Dynamics in Crystalline and Molten Silicates and Oxides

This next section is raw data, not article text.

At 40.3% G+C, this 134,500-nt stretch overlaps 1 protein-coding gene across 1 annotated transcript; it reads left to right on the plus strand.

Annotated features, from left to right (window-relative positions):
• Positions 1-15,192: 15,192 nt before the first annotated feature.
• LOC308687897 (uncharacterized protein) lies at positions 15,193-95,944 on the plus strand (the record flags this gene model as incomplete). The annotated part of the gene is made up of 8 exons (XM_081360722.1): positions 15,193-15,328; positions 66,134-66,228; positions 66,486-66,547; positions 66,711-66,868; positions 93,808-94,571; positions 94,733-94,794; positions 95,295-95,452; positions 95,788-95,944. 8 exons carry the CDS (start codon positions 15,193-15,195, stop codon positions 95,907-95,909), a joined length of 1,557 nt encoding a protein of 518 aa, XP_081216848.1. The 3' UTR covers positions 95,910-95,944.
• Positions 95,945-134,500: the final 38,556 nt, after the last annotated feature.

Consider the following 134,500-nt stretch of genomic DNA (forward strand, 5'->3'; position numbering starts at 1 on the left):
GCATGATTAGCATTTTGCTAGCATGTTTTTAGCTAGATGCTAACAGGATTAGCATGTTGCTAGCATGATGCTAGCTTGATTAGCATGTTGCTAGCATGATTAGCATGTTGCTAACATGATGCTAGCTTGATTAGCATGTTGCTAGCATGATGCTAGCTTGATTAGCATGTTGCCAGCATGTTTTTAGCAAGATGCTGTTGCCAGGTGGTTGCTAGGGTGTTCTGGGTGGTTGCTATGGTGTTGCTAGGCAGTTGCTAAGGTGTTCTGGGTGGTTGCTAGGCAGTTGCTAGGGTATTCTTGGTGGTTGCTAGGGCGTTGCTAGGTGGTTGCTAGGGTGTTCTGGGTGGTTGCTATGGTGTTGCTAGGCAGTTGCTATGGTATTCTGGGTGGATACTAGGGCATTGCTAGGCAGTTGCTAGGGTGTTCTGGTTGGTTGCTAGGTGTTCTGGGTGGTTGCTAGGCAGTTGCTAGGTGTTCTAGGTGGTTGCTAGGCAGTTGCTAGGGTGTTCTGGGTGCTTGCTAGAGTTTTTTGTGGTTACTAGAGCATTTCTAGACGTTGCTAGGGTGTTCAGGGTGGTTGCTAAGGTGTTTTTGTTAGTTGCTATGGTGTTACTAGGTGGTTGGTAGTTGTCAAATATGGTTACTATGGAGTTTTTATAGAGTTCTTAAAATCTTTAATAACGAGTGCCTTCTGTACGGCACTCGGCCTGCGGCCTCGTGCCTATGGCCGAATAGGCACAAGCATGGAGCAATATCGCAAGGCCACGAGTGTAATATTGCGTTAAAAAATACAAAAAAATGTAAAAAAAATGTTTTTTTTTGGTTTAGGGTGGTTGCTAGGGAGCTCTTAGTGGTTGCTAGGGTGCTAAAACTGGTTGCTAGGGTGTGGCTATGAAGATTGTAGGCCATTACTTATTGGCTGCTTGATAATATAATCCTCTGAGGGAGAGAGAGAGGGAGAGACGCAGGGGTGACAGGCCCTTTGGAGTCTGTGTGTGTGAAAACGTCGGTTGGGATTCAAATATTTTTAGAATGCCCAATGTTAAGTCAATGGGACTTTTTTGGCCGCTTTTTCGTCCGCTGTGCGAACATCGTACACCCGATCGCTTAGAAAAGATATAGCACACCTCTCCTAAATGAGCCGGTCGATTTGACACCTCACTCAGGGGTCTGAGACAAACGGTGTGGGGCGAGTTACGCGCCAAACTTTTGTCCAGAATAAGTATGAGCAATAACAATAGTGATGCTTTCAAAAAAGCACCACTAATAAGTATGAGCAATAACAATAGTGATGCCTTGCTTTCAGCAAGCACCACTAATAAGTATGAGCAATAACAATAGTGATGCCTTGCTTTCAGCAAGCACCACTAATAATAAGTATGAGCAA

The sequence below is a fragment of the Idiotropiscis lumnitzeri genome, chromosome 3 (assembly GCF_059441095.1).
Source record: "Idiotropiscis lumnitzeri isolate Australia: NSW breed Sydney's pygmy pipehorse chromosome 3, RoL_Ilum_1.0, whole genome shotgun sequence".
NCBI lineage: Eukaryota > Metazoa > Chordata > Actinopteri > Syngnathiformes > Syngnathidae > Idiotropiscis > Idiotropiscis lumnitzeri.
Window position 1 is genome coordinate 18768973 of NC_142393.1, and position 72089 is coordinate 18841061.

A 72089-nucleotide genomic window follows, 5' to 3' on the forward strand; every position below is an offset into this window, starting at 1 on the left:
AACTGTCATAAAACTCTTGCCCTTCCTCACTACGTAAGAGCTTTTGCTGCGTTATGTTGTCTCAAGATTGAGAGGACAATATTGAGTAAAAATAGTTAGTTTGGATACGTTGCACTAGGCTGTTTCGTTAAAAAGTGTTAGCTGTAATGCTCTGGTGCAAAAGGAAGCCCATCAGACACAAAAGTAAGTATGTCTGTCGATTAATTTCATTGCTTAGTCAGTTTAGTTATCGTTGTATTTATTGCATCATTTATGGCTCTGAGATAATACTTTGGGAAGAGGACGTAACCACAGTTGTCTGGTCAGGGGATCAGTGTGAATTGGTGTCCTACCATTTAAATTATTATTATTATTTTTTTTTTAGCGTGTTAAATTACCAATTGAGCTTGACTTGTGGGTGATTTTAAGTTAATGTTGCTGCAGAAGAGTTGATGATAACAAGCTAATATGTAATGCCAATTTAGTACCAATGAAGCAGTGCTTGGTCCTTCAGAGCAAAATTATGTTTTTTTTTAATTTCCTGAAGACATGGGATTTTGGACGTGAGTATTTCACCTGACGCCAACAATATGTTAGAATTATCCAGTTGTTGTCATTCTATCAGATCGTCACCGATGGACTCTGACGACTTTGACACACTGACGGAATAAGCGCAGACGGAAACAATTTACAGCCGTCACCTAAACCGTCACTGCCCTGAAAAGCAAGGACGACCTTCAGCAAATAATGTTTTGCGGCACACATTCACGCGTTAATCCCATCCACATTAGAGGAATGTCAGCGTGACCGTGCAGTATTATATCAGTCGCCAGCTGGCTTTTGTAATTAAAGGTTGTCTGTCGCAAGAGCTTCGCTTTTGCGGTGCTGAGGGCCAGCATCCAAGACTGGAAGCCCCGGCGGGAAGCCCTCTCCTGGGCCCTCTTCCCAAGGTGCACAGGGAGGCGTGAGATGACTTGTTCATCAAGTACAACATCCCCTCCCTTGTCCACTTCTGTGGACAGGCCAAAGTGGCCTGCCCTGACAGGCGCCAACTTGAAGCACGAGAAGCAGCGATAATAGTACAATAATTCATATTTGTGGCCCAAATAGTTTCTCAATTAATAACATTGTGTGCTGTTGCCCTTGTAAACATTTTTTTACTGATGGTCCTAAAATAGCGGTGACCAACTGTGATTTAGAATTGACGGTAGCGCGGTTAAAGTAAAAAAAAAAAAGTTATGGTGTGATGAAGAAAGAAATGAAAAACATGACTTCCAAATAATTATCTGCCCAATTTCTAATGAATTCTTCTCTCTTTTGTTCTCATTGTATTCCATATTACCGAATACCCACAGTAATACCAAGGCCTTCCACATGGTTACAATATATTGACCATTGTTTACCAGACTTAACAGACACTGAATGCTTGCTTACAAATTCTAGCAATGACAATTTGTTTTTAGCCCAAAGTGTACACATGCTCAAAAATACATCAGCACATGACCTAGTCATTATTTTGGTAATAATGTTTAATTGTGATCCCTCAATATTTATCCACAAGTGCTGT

NMR has long been used to explore the dynamics of atomic and molecular motions in solids and liquids, being uniquely sensitive to frequencies of that often control processes such as diffusion, viscous transport, and phase transitions, roughly from the second to the 10's of nanoseconds time scales. At the "slow" end of this range, motions such as exchange of cations among distinct sites in a crystal, or of oxide anions among different bonding environments (e.g. bridging vs. non-bridging) in a crystal or a viscous melt, may be directly observable as the motional averaging of distinct peaks in a high resolution NMR spectrum. At the "fast" end of the range, molecular and atomic motions near to the Larmor frequency of the nuclide of interest (10's to 100's of MHz) can control spin-lattice relaxation, so measurements of relaxation rates can constrain models of dynamics. For many years we have used special, in-situ high temperature NMR probes, either designed and constructed in our lab ("static" samples, to 1500 C) or by Doty Scientific, Inc. (MAS to 700 C), to study dynamics in both crystalline and molten silicates, oxides, and fluorides.